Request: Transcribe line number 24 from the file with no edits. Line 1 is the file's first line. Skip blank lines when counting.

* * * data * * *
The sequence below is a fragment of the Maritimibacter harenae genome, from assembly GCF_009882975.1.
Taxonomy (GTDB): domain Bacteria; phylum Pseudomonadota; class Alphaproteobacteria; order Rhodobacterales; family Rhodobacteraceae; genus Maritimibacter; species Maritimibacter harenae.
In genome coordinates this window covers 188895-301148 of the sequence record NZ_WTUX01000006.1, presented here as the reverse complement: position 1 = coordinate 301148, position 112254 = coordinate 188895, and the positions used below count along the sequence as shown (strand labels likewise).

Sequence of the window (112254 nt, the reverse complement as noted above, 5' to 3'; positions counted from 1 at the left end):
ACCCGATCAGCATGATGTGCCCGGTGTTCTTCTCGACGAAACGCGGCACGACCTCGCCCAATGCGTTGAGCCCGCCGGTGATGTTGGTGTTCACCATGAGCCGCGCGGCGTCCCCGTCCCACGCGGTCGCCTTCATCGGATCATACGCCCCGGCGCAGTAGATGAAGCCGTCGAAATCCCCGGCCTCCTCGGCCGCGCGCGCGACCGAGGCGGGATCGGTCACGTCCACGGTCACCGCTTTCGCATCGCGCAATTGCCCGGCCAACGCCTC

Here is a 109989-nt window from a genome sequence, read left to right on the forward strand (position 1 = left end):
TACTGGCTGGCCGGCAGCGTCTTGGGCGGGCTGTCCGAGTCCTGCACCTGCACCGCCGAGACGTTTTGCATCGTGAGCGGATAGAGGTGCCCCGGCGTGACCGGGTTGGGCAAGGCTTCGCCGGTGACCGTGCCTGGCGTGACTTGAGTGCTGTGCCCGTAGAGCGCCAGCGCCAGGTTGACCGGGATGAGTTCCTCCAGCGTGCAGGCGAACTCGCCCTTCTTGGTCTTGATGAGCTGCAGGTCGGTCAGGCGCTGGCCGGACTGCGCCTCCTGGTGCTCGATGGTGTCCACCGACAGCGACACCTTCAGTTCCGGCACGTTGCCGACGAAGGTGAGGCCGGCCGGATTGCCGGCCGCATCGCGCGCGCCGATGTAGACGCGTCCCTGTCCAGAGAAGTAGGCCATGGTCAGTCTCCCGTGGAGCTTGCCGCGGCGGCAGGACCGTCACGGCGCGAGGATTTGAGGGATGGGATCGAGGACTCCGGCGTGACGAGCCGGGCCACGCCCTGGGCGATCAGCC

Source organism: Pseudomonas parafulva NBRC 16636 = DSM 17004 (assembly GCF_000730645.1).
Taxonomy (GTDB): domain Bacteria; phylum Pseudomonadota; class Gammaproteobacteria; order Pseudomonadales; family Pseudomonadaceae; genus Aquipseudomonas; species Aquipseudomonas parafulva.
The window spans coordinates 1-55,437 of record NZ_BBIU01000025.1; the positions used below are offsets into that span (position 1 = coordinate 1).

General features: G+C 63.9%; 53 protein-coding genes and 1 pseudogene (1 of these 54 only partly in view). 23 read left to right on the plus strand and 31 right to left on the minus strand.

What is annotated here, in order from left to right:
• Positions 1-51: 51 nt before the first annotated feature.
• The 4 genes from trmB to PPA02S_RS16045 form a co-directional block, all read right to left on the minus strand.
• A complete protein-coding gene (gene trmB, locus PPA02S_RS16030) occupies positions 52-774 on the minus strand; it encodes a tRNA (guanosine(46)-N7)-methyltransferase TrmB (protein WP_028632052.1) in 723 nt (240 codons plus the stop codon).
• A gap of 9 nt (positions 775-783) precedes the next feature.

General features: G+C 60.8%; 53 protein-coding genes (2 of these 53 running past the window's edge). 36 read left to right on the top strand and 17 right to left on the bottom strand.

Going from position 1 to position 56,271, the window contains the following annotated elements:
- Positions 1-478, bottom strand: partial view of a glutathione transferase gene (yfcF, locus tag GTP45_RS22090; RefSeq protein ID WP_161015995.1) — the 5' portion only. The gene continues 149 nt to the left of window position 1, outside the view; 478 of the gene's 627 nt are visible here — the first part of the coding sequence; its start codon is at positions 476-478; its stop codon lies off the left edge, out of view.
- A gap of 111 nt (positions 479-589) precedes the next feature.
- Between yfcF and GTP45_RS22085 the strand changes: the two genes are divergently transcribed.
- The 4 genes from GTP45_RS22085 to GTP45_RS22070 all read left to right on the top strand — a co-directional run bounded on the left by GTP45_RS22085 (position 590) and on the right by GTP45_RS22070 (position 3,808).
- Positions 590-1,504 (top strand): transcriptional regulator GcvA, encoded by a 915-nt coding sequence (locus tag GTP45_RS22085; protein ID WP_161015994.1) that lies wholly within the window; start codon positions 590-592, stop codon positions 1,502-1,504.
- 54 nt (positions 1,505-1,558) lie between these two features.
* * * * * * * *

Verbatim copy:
- 54 nt (positions 1,505-1,558) lie between these two features.